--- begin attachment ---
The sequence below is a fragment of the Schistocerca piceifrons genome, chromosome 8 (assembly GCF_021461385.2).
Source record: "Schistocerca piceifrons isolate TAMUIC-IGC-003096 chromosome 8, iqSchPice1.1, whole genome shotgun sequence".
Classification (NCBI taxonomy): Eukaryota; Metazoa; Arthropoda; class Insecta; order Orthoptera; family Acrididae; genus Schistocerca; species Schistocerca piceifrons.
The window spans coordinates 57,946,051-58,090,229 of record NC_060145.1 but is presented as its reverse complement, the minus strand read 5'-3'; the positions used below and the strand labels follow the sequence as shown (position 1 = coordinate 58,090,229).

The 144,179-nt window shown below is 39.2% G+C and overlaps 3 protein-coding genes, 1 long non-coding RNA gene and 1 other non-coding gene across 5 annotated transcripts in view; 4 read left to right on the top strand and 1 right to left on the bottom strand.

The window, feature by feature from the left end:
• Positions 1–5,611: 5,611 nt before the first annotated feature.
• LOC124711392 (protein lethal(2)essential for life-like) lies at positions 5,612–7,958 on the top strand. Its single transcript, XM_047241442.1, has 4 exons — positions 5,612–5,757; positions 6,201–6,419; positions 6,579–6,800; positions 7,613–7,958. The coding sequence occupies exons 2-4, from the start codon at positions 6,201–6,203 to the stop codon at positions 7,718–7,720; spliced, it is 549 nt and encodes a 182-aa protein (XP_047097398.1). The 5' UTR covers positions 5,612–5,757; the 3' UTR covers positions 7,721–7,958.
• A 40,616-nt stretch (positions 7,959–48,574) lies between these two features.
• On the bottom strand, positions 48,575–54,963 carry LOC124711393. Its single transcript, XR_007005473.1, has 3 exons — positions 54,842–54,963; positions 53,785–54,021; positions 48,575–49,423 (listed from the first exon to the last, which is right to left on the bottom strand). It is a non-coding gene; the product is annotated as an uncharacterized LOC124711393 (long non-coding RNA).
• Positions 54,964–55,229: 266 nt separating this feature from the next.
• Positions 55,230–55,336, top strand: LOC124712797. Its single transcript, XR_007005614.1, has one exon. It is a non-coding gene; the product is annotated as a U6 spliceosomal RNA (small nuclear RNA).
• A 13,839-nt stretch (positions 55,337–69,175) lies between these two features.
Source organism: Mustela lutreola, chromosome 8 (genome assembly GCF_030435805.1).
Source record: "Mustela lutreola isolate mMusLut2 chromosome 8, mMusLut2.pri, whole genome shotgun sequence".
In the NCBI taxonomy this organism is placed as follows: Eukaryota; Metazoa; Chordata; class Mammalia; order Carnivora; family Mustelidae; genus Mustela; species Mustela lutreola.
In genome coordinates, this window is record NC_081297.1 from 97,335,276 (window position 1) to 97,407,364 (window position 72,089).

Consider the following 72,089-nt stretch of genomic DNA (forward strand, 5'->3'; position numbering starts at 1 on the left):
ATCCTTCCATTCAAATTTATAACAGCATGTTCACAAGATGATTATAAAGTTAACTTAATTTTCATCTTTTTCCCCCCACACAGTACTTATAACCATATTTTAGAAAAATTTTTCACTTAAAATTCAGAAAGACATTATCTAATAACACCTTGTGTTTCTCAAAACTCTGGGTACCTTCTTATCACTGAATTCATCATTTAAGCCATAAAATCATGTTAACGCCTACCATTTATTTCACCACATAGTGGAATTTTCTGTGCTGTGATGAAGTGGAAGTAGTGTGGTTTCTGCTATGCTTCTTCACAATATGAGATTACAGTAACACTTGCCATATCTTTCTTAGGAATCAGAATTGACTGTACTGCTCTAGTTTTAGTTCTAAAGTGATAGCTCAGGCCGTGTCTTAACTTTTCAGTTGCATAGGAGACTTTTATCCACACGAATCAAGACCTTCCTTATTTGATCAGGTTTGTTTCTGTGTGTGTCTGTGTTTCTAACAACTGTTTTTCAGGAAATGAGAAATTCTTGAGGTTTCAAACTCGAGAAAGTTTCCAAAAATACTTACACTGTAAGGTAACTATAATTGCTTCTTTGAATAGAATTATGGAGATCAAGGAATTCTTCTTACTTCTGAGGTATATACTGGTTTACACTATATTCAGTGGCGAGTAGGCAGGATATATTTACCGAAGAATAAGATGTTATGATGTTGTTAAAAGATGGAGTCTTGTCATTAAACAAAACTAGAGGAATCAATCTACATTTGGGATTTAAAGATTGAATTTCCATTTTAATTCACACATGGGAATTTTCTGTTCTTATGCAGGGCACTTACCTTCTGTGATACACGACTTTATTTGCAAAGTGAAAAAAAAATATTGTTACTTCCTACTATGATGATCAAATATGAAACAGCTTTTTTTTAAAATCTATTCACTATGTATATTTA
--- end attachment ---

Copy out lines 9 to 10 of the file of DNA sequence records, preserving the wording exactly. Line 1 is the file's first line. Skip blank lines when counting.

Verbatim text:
• A 40,616-nt stretch (positions 7,959–48,574) lies between these two features.
• On the bottom strand, positions 48,575–54,963 carry LOC124711393. Its single transcript, XR_007005473.1, has 3 exons — positions 54,842–54,963; positions 53,785–54,021; positions 48,575–49,423 (listed from the first exon to the last, which is right to left on the bottom strand). It is a non-coding gene; the product is annotated as an uncharacterized LOC124711393 (long non-coding RNA).